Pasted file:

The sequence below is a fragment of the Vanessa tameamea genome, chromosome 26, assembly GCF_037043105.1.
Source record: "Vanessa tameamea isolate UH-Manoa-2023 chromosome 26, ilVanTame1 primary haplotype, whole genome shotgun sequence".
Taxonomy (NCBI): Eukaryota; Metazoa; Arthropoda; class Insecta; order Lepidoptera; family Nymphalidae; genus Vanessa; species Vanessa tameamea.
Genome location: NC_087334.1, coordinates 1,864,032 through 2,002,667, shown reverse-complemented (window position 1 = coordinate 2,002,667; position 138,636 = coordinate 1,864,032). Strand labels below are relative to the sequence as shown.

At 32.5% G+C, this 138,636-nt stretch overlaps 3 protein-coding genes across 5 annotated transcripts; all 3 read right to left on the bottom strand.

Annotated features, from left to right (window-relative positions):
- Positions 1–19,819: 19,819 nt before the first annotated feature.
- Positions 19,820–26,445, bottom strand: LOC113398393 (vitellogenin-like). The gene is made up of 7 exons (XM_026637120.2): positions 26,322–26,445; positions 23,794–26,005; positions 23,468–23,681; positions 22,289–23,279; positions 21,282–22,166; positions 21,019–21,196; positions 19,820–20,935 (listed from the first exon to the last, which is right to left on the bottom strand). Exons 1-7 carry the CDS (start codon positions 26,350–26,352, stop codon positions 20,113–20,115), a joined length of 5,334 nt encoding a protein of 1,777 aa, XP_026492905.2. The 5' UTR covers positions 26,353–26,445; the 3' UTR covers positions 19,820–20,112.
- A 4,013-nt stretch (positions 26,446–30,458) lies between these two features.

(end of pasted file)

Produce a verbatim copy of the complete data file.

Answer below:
The sequence below is a fragment of the Vanessa tameamea genome, chromosome 26, assembly GCF_037043105.1.
Source record: "Vanessa tameamea isolate UH-Manoa-2023 chromosome 26, ilVanTame1 primary haplotype, whole genome shotgun sequence".
Taxonomy (NCBI): Eukaryota; Metazoa; Arthropoda; class Insecta; order Lepidoptera; family Nymphalidae; genus Vanessa; species Vanessa tameamea.
Genome location: NC_087334.1, coordinates 1,864,032 through 2,002,667, shown reverse-complemented (window position 1 = coordinate 2,002,667; position 138,636 = coordinate 1,864,032). Strand labels below are relative to the sequence as shown.

At 32.5% G+C, this 138,636-nt stretch overlaps 3 protein-coding genes across 5 annotated transcripts; all 3 read right to left on the bottom strand.

Annotated features, from left to right (window-relative positions):
- Positions 1–19,819: 19,819 nt before the first annotated feature.
- Positions 19,820–26,445, bottom strand: LOC113398393 (vitellogenin-like). The gene is made up of 7 exons (XM_026637120.2): positions 26,322–26,445; positions 23,794–26,005; positions 23,468–23,681; positions 22,289–23,279; positions 21,282–22,166; positions 21,019–21,196; positions 19,820–20,935 (listed from the first exon to the last, which is right to left on the bottom strand). Exons 1-7 carry the CDS (start codon positions 26,350–26,352, stop codon positions 20,113–20,115), a joined length of 5,334 nt encoding a protein of 1,777 aa, XP_026492905.2. The 5' UTR covers positions 26,353–26,445; the 3' UTR covers positions 19,820–20,112.
- A 4,013-nt stretch (positions 26,446–30,458) lies between these two features.